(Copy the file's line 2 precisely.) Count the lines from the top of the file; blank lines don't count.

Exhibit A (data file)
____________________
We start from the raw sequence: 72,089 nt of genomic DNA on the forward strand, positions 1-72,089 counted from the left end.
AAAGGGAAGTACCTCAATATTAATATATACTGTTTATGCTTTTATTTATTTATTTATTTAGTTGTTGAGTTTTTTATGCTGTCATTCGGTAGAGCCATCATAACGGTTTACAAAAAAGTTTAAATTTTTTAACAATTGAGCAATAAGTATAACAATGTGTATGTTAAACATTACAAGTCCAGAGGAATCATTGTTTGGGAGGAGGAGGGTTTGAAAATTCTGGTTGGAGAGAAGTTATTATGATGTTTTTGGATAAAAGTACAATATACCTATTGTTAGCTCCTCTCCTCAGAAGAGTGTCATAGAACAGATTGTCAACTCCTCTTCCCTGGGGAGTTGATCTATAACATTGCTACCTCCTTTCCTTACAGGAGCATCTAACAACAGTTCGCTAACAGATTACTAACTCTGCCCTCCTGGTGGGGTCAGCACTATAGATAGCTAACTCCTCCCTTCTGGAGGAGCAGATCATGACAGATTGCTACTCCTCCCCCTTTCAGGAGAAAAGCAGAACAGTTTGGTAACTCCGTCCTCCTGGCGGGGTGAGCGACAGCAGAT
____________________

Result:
AAAGGGAAGTACCTCAATATTAATATATACTGTTTATGCTTTTATTTATTTATTTATTTAGTTGTTGAGTTTTTTATGCTGTCATTCGGTAGAGCCATCATAACGGTTTACAAAAAAGTTTAAATTTTTTAACAATTGAGCAATAAGTATAACAATGTGTATGTTAAACATTACAAGTCCAGAGGAATCATTGTTTGGGAGGAGGAGGGTTTGAAAATTCTGGTTGGAGAGAAGTTATTATGATGTTTTTGGATAAAAGTACAATATACCTATTGTTAGCTCCTCTCCTCAGAAGAGTGTCATAGAACAGATTGTCAACTCCTCTTCCCTGGGGAGTTGATCTATAACATTGCTACCTCCTTTCCTTACAGGAGCATCTAACAACAGTTCGCTAACAGATTACTAACTCTGCCCTCCTGGTGGGGTCAGCACTATAGATAGCTAACTCCTCCCTTCTGGAGGAGCAGATCATGACAGATTGCTACTCCTCCCCCTTTCAGGAGAAAAGCAGAACAGTTTGGTAACTCCGTCCTCCTGGCGGGGTGAGCGACAGCAGAT